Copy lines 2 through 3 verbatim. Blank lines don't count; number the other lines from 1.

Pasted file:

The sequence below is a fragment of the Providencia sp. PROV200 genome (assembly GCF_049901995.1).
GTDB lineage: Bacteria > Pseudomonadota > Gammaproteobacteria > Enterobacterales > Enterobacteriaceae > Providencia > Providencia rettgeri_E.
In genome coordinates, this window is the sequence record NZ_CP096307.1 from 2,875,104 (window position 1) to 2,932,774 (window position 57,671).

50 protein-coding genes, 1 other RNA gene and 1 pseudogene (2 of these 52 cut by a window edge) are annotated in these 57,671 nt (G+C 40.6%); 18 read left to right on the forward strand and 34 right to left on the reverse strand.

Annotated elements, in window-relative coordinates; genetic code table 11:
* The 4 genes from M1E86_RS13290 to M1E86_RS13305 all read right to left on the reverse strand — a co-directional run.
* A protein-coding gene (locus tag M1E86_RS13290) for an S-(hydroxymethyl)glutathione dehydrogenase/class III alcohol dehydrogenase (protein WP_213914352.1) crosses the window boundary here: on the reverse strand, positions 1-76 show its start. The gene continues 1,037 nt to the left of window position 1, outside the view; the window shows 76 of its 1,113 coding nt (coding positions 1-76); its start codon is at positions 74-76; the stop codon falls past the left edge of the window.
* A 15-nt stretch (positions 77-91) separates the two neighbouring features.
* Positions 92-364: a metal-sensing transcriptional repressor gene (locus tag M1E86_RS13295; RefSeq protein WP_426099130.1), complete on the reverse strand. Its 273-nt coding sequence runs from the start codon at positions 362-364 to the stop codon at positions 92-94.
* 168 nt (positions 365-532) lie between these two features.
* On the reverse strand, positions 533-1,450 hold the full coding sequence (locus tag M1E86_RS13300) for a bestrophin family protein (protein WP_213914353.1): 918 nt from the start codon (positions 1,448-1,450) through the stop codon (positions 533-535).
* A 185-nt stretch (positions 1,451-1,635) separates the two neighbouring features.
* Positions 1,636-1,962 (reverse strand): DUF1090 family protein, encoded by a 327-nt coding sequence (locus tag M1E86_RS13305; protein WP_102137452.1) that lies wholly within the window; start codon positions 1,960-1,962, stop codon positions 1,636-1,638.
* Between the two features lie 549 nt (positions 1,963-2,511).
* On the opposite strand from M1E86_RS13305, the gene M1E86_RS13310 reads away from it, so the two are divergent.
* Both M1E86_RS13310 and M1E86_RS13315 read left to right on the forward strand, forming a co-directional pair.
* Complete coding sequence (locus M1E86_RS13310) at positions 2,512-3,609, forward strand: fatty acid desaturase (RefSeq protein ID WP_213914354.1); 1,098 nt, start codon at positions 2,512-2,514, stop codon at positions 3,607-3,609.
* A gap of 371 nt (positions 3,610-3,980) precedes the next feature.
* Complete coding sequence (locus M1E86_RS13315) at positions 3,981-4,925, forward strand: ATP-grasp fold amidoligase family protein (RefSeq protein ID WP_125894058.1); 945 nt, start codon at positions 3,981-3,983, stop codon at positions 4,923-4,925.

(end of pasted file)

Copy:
GTDB lineage: Bacteria > Pseudomonadota > Gammaproteobacteria > Enterobacterales > Enterobacteriaceae > Providencia > Providencia rettgeri_E.
In genome coordinates, this window is the sequence record NZ_CP096307.1 from 2,875,104 (window position 1) to 2,932,774 (window position 57,671).